Lost in transit

 Mystic Seaport

Postal delays aid procrastination about Siandra s rig —and stir memories of past disasters

Don Street started the whole thing. yougoing to have a stick holding your wind generator up, you might as well make it a mizzen. Convert Siandra to a yawl!”

Good point, we thought, although not a thing to rush into. We made a temporary turbine pole and left the yawl idea for further consideration.

As yet, we havencome up with a really good excuse not to follow Donadvice. There are always gains and losses in rig conversion, but the split rig ought to give Siandra better close-quarters handling, more balance at sea, less loading on the hull and a prettier look. Not to mention somewhere to plonk that wind turbine.

 Mystic Seaport

I hear the cry of a purist: not original!”Even this doesnget us off the hook. Arthur Robb designed a yawl rig for the Lion Class and the plan is at Mystic Seaport. As far as we know, nobody ever built one, but Robb obviously thought it would work. We needed a copy of that drawing.

problem,”said the plans librarian at Mystic, USA. be $40 plus shipping to Malaysia, all up $70.95.”Yowch! Still, Robbrig plan would be invaluable, so we gritted our teeth and plugged in the credit card.

That evening we dined with Malaysian friends. long does airmail usually take from America?”I asked. They rolled their eyes and said: itregistered. Things disappear in the post here all the time.”Jamie and I were horrified. Itone thing paying $70 for a sheet of photocopy paper, but imagine if it never arrived!

 Mystic Seaport

Registered Post

I emailed Mystic, requesting Registered Post. They apologized by return: the order had already been dispatched. As the weeks passed, Jamie and I shifted from optimism (no self-respecting postal thief is going to nick a Lion Class plan) to despondency (once theydiscovered itworthless, theyjust chuck it in the bin).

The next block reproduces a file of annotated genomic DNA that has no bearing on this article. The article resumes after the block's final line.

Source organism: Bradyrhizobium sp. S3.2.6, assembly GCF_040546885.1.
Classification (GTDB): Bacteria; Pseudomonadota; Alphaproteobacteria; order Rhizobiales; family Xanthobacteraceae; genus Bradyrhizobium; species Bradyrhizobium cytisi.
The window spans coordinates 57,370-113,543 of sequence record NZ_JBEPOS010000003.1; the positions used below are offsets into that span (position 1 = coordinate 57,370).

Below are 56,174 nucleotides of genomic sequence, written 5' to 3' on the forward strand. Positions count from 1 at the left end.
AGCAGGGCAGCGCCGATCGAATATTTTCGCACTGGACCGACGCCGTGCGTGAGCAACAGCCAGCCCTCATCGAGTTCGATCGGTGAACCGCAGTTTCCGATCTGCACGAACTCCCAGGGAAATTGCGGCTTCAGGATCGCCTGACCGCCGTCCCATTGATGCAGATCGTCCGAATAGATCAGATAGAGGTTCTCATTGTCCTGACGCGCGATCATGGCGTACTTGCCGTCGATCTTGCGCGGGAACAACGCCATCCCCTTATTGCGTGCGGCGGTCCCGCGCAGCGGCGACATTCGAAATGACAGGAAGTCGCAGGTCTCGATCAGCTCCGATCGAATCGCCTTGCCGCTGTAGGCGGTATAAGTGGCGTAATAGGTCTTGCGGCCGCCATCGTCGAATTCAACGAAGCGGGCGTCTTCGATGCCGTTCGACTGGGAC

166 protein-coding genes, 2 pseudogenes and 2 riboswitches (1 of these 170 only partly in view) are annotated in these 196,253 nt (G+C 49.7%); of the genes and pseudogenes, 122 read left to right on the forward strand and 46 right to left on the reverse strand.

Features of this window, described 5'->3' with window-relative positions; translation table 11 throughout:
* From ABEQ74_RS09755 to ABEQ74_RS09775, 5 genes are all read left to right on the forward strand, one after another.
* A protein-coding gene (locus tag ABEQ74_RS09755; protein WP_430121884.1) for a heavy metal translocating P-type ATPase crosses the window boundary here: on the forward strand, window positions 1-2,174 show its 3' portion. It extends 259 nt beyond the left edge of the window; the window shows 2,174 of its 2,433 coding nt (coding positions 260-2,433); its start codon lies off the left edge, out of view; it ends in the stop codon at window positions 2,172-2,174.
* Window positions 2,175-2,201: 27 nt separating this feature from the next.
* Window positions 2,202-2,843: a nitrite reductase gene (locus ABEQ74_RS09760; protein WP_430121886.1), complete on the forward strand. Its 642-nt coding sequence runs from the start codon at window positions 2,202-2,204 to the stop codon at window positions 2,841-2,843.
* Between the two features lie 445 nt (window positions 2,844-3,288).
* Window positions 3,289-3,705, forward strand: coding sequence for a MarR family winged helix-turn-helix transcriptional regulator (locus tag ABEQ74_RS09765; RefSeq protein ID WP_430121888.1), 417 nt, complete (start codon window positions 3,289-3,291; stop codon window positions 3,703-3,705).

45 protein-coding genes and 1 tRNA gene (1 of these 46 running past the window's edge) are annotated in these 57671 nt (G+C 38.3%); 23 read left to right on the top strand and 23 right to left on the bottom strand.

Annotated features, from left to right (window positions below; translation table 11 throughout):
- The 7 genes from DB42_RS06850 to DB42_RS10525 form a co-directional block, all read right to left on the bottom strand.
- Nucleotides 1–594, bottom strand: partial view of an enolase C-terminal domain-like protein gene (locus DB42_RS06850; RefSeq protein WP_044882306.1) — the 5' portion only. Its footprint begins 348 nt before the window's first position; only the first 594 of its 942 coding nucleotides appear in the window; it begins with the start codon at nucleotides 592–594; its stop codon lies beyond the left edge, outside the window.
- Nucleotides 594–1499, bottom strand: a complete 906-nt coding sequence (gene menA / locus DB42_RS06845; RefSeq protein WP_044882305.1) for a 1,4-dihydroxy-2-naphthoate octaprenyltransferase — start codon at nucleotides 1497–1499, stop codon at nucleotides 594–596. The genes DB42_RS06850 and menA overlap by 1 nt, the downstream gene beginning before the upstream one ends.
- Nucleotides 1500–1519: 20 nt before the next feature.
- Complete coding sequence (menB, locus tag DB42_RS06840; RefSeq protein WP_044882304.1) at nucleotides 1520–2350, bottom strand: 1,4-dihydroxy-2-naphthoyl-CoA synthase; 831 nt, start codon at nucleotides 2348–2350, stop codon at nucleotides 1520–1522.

should be getting used to this,”Jamie said. the new headsail my brother sent airmail to us in Seville?”Ah yes, the Spanish postal system at its best. Four days from Australia to Madrid and six weeks from there to Siandra. Did they carry it on the back of a donkey?

 Mystic Seaport

When we first embraced this vagrant life, a letter from my mother ping-ponged between England and Australia four times before it reached us in the middle of the Indian Ocean. In North Norway, our Christmas package missed the festive season completely because some bright spark at the post office filed it on an impossibly high shelf. For a month we were told there was nothing, until one day, homesick and frustrated, Jamie asked: it be that packet right up there?”When we brushed off the cobwebs, the arrival stamp said 23 December.

In North Carolina a large steel yacht bumped into Siandra, fracturing a length of bulwark. We begged the yachtUS insurance company to speed the claim process, as we were due to leave port any day. They were extremely helpful, and mailed a cheque to us in record time. Unfortunately that was the last anyone heard of it for weeks. When the envelope finally reached Beaufort Post Office, it was wet and crumpled, as though it had survived great adventures. By then wemissed the Caribbean season and changed our plans.

The collections staff at Mystic Seaport are the heroes of this story. Taking pity on our planless plight they posted a second copy of Robbdrawing to Australia where Jamie could pick it up on his next visit home.

At last, we have the benefit of Robbthoughts on a two-masted Lion. As far as excuses go, things are worse than we anticipated. In our view, his split rig suits the hull much better than Siandra s 1950s masthead sloop; and structurally, the conversion looks straightforward. You should never rush into these things, but one of us will have to admit to Don that lieright.